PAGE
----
Notably, guides are also in minimal supply. It is often difficult to find excellent guides in Japan if you don’t give enough notice.

Golden Week in Japan

Cherry blossom season, despite its downsides, can be an excellent time to visit if you plan well.

But, there’s one week in spring we recommend you avoid unless it is necessary: Golden Week. Golden Week, along with the Obon holiday in august and the New Year’s holiday, is Japan’s most popular travel week.

The Golden Week begins in April and ends the first week of May. Each year’s calendar is different. This time of year is a busy time for Japanese people to travel, which makes it a costly time to travel around Japan.

If you are wondering what all the fuss is about, it is essential to point out that Japan’s Golden Week could be more exciting. It’s simply a collection of several non-particularly-exciting public holidays in a row.

You can travel during Golden Week, but you might want to shift your dates.

Last Tips for Visiting Japan in Spring

After reading all the above, you might prefer to avoid the Golden Week and cherry blossoms in favor of smaller crowds.

Although late April is a great time to visit Japan, the popularity of cherry blossom season has increased recently, and this month is now famous. Also, Golden Week can affect April. It is possible to visit Japan in mid to late May. There are generally warmer temperatures and fewer tourists, though May is becoming more popular.

As May turns into June, spring weather transitions into Japan’s hot and humid summer.

Summer in Japan

Japan’s summer season lasts approximately from June to September, depending on where you live. The summer heat is hot and humid, ranging from 70 to 90 degrees F (21 to 32 degrees C).

July and August are the hottest and wettest months of the year. If you’re sensitive to humidity, it can make sightseeing uncomfortable. Summer can be one of Japan’s most lively times, despite or perhaps because of its extreme climate.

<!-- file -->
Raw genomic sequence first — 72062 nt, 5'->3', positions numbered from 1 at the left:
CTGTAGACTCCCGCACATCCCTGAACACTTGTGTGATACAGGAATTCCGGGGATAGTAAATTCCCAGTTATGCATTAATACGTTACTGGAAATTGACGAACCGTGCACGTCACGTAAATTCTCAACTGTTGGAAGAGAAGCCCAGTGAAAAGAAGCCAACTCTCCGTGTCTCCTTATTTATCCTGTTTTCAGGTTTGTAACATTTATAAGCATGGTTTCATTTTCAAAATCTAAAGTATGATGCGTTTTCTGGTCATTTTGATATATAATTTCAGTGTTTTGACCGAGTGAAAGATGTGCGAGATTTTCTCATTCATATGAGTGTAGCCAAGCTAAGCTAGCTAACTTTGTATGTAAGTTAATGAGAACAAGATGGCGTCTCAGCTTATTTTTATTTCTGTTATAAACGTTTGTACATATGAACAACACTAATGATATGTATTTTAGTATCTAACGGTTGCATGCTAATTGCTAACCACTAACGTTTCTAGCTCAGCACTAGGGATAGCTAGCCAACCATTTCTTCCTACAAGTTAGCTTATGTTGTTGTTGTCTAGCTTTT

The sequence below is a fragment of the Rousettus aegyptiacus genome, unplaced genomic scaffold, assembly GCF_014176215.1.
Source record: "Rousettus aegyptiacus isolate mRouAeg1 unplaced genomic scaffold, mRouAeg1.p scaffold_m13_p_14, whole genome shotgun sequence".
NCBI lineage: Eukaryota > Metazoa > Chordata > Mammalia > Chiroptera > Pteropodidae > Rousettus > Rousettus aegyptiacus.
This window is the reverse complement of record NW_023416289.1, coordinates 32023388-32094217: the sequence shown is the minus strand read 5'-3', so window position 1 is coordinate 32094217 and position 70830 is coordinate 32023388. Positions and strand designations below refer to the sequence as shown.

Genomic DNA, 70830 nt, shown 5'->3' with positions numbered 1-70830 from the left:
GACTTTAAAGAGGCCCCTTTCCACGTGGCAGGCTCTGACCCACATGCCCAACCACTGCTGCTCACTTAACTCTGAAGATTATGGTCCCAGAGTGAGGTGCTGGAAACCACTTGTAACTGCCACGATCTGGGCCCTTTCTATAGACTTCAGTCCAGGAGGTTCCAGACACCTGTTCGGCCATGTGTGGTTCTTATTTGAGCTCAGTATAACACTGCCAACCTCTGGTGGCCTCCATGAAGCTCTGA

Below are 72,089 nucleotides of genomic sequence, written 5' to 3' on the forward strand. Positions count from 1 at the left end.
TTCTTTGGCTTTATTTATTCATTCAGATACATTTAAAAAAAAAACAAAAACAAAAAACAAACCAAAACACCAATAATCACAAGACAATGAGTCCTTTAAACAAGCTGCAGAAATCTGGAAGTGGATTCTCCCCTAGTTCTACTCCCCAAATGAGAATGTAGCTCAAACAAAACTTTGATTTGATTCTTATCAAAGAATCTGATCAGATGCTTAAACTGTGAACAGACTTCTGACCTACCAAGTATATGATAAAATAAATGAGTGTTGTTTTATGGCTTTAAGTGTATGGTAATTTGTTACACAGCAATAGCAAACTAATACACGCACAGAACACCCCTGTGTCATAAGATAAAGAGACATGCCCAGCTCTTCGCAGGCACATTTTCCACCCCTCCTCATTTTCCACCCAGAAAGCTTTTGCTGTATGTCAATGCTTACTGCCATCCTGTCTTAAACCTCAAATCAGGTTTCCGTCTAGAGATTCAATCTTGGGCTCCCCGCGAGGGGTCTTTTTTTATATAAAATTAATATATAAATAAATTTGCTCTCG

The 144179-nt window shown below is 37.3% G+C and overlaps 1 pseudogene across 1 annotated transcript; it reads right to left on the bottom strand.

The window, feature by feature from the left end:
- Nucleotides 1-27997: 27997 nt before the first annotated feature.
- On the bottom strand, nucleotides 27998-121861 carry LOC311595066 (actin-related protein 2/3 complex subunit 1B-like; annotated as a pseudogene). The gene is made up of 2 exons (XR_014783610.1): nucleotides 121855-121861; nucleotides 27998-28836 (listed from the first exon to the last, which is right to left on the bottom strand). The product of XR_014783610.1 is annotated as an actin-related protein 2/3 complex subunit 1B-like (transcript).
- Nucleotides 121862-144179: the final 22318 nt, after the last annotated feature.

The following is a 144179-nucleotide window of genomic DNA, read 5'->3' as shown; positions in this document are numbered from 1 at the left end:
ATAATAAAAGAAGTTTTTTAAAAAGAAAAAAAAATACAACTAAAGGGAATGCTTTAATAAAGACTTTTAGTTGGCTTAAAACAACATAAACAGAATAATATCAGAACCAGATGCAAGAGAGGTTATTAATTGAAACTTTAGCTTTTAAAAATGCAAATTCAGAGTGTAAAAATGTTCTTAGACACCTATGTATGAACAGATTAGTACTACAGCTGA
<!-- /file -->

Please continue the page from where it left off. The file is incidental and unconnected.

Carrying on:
Japan hosts more festivals than any other country globally, and Japanese Matsuri is often breathtaking in its beauty, tradition, and splendor.

Are you ready to plan, or do you have a question?

We would love to hear from you.


There are many great festivals throughout the year. However, the summertime hosts many of Japan’s most popular festivals, including Kyoto’s Gion Matsuri and Osaka’s Tenjin Matsuri. Also, there is the Awa Odori festival, which takes place in Tokushima on the island of Shikoku. Not to mention the numerous lively (and delicious!) matsuri throughout the country.

Summer is known for its spectacular fireworks displays and matsuriHanabi (fireworks) is a severe Japanese tradition. Going to a Hanabi taikai is both culturally rich and entertaining. The Sumida River Fireworks in Tokyo are the most famous. However, there are many other fireworks displays throughout the country.

It sounds great, but is it worth enduring Japan’s summer heat and humidity?

What are the Summer heat and humidity in Japan?

Other than the typical crowds, there is one downside to visiting Japan in the summer. The heat and humidity can sometimes make it uncomfortable.

Our experience is that summers in Tokyo are more like summers here in New York City. Although it is hot and humid, the days are long, and people are having fun. It’s worth the effort if you don’t melt in this weather. Kyoto is closer to a more humid city like Washington, DC. It can be challenging to fit too many things in if you aren’t used to this weather.

It all depends on how much you enjoy this kind of weather. Californians who are used to mild weather might find it difficult, but those who have lived in other seasons will likely be fine.

There are still ways to enjoy a milder Japanese summer than the one you have been experiencing, even if your summer isn’t overly hot and humid.

Tips for Summer in Japan

Japan is a vast country that stretches from the northern extremities of Hokkaido to the subtropical southern Okinawa. You can therefore choose the climate you want when you visit Japan.

Furthermore, the temperatures in mountainous areas like Japan’s Alps, even in central Japan, are more relaxed than in Tokyo and Kyoto.

If you are visiting Japan during summer and want to reduce your exposure to heat, humidity, and heat, you should spend as much time in areas like the Japanese Alps and Tohoku. While you still enjoy summer in Japan, it will be milder than if you stay in major cities.

Japan’s Typhoon Season and Rainy Season

Japan’s rainy season is milder than most other countries in Asia. Depending on where you are located, the rainy season (also known as Tsuyu or the plum rain) runs from early June to mid-July.

It’s not the rainy season, so travelers should expect it only for some days. The rains, while sometimes heavy, aren’t usually heavy. This is unlike torrential rain in many Asian countries. This time of year is loved by many, but it’s worth looking at other times.